On April 24,1995, NASA's Hubble Space Telescope (HST), widely acknowledged as the finest astronomical instrument ever built, celebrated its fifth anniversary in orbit (the HST is shown above in the payload bay of the Orbiter Endeavour as astronauts completed the first Hubble servicing and refurbishment mission in 1993). Just prior to the anniversary, the HST provided astronomers with another surprising major discovery, a new great dark spot in the cloudy northern hemisphere of the planet Neptune.

Months earlier - in June 1994 - Hubble images had disclosed that a large dark spot in Neptune's southern hemisphere, originally discovered by Voyager 2 in 1989, had mysteriously disappeared. The new dark spot found in 1995 is very similar to the feature first mapped by Voyager 2, but located in a different part of the planet. Astronomers say that the Hubble finding shows that Neptune has changed radically since 1989, indicating that Neptune has an extraordinarily dynamic environment in which the planet can look completely different in only a few weeks.

In June 1995 Hubble investigators announced that the HST had detected a vast disc of perhaps 200 million large comets orbiting beyond the orbit of Neptune. In the same month, the HST confirmed the existence of primordial helium in the universe, a discovery that supports the theory as to the creation of hydrogen and helium in the immediate aftermath of the Big Bang. These discoveries were among hundreds of important findings Hubble has contributed in the brief span of five years. With a resolving power calculated to be 10 times better than any telescope on Earth, the HST has compiled a rate of discovery that is unprecedented for any modern observatory. NASA Associate Administrator for Space Science Wesley T. Huntress Jr. has termed the telescope "truly a national scientific treasure." The Hubble is a cooperative program of NASA and the European Space Agency (ESA). Hubble program and project scientists have selected a "Top Ten" list of the observatory's leading discoveries since it became operational in 1990: * The first conclusive evidence of the existence of black holes, which have millions or billions the mass of the Sun.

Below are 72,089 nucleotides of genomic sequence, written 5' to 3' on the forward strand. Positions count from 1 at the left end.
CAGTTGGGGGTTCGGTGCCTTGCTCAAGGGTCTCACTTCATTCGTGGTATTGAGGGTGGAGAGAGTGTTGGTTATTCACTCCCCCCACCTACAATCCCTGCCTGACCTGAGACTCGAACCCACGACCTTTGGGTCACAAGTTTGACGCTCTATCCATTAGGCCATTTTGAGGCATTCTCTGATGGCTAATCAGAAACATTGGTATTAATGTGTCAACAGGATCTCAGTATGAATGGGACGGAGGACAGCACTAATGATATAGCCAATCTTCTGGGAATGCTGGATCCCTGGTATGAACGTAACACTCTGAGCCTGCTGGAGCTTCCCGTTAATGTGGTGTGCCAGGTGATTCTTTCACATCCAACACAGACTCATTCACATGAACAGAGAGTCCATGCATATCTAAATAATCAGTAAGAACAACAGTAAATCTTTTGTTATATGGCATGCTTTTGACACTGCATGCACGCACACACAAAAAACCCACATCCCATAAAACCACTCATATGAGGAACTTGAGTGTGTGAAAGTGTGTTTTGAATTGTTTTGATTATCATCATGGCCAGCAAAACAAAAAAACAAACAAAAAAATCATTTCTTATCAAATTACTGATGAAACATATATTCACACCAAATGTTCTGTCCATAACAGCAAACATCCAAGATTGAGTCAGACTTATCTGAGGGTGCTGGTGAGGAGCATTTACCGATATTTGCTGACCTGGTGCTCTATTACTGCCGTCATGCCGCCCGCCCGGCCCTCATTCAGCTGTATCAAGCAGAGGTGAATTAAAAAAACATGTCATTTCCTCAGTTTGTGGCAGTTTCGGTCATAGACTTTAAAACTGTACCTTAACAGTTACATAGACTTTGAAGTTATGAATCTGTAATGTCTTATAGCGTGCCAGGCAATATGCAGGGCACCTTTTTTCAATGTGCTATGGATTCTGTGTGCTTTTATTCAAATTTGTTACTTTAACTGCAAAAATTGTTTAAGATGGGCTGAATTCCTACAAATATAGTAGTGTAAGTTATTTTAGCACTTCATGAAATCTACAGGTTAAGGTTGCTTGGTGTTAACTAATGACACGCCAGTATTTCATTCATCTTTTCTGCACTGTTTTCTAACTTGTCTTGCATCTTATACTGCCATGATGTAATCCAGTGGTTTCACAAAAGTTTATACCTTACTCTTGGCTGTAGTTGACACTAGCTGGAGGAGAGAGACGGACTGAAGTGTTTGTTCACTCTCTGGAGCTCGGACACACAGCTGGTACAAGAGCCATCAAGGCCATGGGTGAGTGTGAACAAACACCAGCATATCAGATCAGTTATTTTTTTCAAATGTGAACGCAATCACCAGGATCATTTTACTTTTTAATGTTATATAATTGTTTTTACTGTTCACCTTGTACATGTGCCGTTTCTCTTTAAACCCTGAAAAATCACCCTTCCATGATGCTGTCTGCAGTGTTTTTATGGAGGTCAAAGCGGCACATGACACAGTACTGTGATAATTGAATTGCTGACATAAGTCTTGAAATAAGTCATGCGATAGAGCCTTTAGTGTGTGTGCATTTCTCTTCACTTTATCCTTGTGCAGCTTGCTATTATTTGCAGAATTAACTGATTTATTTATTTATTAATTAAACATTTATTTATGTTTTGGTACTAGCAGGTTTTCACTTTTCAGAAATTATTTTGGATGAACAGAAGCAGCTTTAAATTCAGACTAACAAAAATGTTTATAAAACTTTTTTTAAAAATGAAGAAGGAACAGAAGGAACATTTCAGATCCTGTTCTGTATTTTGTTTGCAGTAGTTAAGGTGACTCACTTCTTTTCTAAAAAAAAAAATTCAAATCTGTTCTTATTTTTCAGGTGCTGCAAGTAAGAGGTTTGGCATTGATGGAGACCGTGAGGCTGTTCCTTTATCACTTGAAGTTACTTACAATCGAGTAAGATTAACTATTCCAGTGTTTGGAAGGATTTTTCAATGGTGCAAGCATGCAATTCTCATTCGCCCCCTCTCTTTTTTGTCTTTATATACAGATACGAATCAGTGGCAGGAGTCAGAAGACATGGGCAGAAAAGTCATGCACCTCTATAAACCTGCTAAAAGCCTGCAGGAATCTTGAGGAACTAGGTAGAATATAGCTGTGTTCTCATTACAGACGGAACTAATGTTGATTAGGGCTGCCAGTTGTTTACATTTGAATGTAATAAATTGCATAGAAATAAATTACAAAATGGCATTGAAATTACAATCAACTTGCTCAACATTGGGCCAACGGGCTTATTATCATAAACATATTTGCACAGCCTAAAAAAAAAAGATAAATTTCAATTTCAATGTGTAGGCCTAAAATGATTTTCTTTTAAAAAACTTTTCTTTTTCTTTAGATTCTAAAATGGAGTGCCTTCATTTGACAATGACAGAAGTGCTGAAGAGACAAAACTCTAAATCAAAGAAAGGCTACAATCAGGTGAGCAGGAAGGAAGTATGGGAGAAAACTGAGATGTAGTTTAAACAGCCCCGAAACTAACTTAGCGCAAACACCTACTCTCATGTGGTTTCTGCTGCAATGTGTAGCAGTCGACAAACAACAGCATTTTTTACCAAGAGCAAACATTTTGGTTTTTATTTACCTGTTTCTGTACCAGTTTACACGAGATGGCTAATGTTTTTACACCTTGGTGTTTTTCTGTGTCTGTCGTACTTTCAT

* Indications that the universe might be much younger than previously thought, a finding acquired by Hubble's accurate measurement of the distance to a remote galaxy, which provided a basis for calculating the expansion rate of the universe.

* The first direct visual evidence that the universe is evolving as predicted by the Big Bang theory.

* The discovery that quasars, very distant and extremely bright objects, are even more mysterious than earlier thought, because many do not dwell in the cores of galaxies but are isolated in space.

* Indications that dark matter in the universe is more exotic than once thought, through a finding that nature does not produce enough of the extremely small Red Dwarf stars that were once considered a leading candidate for the universe's "missing mass."

* Further support of the Big Bang theory by refining estimates of the amount of deuterium in space (deuterium is an element created in the initial cosmic fireball that gave birth to the universe).

* A solution to the mystery of intergalactic clouds of hydrogen, provided by the observation that they are really gigantic halos of galaxies.

* An implication that planets - and presumably life - might be abundant in the universe, based on the discovery of discs of dust that might be embryonic planetary systems around young stars. The Hubble imaged immense walls of glowing gases which form a colorful backdrop to dozens of newborn stars, many of which have dust discs.

* A contribution of important detail and surprising findings relative to the spectacular 1994 collisions of Comet Shoemaker-Levy with the planet Jupiter.


* The revelation of dynamic weather changes on nearly all the planets, with a clarity once obtainable only by spacecraft fly-bys. Hubble is serving as an interplanetary "weather satellite;" an example of its imagery is shown at above, a spring image of Mars' northern hemisphere showing that the carbon dioxide frost around the permanent water-ice cap has sublimated and the cap has receded to a core of solid water-ice several hundred miles across. The image also shows an abundance of wispy white clouds, indicating that the atmosphere was cooler at the time of this image than on visits of space probes in the 1970s.